Nail-Patella syndrome : impacts of psychological suffering generated by a genetic disease on children development
AbstractBackground : Nail-Patella syndrome is a genetic disease affecting approximately one birth on 50.000. It is caused by a mutation in the LMX1B gene and it is characterized by skeletal malformations including nails, knees and elbow abnormalities. The aim of the present research was to deeply understand the subjective experience of patients affected by this syndrome and the consequences of symptoms on the personal identity construction. In this way, this research will allow to propose interventions in order to improve the patients’ experience and to address these potential difficulties as part of genetic counseling. Method: Nine semi-structured interviews were conducted and analyzed with the Interpretative phenomenological analysis. Findings: The results allowed to bring to light a childhood characterized by physical inabilities impacting social and school activities. The participants developed their identity considering themselves as being different from the others; a difference underlying a heightened sensitivity of others’ critical eye, self-acceptation difficulties and a social withdrawal. Throughout their self-development, the patients learned to implement some coping strategies in order to limit interpersonal consequences. At the adult age, the participants show a pseudo acceptance of their physical symptoms but the physical and psychological suffering persist over time. Discussion: The research highlighted the maladjustment of school activities and a need of assistance to improve the social insertion of these children at school. Moreover, a psychological assistance should be proposed to all members of families affected by Nail-patella syndrome given the important influence of self-acceptation difficulties and social withdrawal on children development.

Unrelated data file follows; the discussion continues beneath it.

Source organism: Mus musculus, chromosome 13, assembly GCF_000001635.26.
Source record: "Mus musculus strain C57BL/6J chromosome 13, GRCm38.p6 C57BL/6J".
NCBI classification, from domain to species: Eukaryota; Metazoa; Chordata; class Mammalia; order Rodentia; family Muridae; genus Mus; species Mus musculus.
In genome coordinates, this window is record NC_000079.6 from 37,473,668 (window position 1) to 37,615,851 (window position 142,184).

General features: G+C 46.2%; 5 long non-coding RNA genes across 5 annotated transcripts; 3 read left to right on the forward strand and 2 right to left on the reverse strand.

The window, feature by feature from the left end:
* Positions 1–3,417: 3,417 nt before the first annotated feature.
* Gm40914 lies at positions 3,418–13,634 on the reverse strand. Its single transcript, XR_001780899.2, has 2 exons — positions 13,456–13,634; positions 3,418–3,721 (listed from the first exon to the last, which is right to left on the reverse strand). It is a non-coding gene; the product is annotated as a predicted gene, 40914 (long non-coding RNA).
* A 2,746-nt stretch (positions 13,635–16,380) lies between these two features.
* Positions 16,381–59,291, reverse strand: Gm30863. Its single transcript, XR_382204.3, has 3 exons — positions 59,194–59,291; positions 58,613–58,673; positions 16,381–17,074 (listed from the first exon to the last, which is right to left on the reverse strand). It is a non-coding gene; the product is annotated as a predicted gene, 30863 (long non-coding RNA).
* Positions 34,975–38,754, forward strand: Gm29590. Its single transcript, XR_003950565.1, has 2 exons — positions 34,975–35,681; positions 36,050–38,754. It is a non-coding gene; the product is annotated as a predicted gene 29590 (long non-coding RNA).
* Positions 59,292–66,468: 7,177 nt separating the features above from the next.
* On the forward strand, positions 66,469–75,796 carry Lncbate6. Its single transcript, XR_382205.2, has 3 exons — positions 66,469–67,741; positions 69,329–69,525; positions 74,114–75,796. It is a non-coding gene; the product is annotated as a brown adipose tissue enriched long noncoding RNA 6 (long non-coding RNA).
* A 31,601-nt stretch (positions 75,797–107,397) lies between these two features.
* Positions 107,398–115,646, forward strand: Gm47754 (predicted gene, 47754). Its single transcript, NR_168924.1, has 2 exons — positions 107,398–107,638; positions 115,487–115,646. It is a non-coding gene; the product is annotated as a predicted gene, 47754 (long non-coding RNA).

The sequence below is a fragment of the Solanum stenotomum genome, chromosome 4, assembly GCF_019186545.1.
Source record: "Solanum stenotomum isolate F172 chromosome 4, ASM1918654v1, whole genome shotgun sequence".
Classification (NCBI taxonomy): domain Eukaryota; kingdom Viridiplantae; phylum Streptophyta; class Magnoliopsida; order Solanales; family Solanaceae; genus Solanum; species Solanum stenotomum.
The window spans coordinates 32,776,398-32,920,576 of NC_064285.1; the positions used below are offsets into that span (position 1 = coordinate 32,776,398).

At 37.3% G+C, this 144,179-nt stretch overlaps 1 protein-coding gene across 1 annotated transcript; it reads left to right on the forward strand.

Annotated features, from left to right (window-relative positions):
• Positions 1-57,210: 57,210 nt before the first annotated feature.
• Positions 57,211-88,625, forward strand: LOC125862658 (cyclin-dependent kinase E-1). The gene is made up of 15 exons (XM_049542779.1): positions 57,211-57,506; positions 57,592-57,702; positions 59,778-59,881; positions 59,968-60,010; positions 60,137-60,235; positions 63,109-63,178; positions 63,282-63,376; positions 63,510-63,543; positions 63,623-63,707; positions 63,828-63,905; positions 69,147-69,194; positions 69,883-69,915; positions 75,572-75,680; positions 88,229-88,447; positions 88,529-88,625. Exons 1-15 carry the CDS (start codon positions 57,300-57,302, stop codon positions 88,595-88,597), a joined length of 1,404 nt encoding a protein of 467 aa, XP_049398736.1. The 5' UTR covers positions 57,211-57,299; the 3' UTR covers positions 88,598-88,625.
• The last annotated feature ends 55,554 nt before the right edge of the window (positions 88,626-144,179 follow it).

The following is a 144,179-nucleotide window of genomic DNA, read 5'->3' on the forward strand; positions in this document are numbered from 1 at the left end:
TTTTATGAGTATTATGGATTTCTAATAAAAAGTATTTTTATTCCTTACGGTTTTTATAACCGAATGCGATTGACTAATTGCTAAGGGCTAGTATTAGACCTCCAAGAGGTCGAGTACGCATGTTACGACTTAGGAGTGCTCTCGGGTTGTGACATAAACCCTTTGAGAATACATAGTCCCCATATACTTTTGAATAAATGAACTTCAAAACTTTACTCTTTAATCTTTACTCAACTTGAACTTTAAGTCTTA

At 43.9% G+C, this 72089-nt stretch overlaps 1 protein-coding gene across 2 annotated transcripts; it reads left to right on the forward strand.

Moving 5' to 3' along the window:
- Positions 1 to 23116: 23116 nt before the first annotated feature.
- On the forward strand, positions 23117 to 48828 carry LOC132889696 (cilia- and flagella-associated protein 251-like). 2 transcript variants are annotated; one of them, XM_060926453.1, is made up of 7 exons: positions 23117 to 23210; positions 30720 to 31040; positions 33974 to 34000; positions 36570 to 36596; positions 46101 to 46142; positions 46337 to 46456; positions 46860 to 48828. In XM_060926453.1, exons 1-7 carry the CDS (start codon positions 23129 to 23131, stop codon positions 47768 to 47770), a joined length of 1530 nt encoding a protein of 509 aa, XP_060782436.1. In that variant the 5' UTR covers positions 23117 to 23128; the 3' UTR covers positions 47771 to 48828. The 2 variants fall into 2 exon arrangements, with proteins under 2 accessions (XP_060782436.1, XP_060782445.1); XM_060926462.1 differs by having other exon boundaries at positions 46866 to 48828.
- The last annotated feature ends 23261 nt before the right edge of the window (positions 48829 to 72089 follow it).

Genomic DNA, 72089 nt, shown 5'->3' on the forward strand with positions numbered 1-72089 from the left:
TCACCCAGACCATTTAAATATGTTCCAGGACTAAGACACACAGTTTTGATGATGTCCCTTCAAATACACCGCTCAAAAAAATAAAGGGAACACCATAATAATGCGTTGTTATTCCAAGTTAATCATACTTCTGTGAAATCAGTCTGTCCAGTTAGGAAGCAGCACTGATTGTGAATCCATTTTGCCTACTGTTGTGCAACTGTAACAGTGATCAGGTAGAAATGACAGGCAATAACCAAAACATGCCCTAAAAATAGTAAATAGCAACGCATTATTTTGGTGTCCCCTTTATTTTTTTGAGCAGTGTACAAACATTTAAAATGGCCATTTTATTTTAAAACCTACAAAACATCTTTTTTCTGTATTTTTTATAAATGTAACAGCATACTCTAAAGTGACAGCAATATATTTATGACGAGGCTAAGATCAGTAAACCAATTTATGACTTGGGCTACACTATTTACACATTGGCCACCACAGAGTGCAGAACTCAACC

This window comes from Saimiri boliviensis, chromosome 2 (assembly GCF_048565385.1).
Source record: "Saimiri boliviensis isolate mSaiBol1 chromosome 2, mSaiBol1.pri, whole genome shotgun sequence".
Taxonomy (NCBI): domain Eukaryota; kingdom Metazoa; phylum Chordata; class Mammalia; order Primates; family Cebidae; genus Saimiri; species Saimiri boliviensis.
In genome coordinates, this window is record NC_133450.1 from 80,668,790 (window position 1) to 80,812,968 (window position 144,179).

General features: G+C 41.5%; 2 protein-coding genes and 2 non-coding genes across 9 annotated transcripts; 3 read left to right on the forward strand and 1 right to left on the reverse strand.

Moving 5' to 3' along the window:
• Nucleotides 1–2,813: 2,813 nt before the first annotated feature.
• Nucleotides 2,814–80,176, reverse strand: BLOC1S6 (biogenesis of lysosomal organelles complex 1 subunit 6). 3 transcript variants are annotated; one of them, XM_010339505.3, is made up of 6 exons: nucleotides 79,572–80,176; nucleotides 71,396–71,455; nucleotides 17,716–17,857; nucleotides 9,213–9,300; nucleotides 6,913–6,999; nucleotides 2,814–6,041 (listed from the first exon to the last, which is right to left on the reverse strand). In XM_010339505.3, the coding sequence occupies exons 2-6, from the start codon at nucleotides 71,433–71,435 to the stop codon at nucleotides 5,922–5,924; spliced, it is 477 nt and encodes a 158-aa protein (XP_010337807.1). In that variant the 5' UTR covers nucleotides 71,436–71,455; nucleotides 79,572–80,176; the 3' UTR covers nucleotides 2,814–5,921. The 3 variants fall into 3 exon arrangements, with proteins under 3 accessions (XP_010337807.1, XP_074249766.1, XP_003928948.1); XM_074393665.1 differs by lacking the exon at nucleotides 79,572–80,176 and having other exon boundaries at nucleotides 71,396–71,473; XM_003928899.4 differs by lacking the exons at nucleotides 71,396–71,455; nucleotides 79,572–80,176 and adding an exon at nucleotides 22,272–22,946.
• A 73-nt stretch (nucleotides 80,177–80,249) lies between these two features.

Copyright (c) 2017 L. Geerts, P. Antoine, E. Brugallé, F. Frénois, S. Manouvrier-Hanu, C. Fantini-Hauwel
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